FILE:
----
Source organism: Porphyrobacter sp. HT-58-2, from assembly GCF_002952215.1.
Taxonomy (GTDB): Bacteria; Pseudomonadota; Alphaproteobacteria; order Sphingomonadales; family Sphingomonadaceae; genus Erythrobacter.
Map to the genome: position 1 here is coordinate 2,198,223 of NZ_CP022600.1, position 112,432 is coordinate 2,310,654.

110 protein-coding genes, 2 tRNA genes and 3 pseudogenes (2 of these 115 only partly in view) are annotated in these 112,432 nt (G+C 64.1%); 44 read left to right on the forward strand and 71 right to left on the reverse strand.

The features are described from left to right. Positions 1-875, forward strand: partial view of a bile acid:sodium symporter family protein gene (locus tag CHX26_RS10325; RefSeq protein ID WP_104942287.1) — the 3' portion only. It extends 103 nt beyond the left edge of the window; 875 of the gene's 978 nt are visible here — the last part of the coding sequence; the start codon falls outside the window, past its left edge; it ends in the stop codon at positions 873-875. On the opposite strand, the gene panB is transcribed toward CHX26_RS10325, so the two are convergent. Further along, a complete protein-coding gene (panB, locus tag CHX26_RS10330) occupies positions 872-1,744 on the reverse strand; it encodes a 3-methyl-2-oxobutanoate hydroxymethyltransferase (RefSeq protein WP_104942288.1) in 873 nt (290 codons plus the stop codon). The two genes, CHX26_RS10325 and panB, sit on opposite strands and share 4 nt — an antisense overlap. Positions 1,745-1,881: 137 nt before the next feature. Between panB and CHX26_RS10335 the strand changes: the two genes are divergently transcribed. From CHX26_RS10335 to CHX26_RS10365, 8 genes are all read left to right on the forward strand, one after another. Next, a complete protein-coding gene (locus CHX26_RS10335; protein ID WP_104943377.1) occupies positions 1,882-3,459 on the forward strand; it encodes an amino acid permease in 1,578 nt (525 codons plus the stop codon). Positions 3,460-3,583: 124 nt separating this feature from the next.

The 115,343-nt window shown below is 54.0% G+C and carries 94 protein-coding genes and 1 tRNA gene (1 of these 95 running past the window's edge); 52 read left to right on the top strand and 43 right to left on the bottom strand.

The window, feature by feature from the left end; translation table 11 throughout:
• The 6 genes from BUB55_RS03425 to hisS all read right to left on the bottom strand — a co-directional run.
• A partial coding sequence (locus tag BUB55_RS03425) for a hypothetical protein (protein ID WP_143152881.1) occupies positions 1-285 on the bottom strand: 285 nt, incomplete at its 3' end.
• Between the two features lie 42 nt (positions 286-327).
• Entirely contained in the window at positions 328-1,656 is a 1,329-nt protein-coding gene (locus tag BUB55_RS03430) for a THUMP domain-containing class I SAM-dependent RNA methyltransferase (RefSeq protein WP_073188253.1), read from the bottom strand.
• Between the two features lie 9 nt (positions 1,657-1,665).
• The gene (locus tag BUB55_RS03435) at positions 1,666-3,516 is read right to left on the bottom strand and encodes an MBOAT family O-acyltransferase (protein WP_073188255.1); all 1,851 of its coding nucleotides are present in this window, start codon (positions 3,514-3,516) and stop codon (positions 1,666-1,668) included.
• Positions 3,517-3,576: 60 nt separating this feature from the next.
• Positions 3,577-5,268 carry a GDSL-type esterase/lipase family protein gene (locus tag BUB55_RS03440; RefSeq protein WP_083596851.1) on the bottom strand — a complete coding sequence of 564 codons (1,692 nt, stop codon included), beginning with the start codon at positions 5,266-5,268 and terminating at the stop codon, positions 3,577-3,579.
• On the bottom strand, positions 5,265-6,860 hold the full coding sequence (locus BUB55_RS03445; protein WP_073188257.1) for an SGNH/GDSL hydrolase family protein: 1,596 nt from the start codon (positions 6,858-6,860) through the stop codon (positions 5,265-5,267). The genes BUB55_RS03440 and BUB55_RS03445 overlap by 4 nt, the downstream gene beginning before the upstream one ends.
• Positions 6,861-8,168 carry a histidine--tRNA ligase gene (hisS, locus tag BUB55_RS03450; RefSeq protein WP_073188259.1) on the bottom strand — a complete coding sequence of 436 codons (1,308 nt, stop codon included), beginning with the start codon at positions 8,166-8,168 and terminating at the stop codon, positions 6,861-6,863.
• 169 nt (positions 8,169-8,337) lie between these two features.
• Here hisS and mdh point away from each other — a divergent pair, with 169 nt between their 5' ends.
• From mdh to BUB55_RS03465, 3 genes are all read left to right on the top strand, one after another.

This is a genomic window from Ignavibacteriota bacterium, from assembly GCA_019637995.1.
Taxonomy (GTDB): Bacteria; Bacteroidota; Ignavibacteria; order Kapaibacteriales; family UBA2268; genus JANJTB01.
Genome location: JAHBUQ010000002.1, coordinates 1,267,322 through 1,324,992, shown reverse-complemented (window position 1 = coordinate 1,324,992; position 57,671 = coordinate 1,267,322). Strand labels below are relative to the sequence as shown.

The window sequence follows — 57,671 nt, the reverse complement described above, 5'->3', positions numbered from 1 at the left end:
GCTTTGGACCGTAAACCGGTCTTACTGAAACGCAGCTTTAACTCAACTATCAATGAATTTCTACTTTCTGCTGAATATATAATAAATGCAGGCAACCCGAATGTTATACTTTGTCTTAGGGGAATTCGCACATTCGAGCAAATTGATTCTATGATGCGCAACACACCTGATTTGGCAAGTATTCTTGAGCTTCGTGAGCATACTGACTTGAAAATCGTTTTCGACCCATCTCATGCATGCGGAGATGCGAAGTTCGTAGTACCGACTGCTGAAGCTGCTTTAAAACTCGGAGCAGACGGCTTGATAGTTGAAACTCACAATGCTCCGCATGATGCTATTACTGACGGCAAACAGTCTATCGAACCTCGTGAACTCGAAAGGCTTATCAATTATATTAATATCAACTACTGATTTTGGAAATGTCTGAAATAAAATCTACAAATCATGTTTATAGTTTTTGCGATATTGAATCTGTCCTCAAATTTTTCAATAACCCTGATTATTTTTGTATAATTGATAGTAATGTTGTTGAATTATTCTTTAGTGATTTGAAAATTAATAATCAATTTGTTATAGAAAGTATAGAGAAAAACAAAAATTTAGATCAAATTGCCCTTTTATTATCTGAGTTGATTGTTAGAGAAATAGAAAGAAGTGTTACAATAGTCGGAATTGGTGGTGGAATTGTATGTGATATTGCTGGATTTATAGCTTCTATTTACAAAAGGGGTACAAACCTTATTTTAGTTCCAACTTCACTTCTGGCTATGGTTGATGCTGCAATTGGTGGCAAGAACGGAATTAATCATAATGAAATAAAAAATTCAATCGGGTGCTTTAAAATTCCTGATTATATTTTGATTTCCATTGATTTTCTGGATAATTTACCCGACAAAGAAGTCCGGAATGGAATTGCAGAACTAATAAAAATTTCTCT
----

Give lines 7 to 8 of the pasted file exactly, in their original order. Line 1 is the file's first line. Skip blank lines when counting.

The window, feature by feature from the left end; translation table 11 throughout:
• The 6 genes from BUB55_RS03425 to hisS all read right to left on the bottom strand — a co-directional run.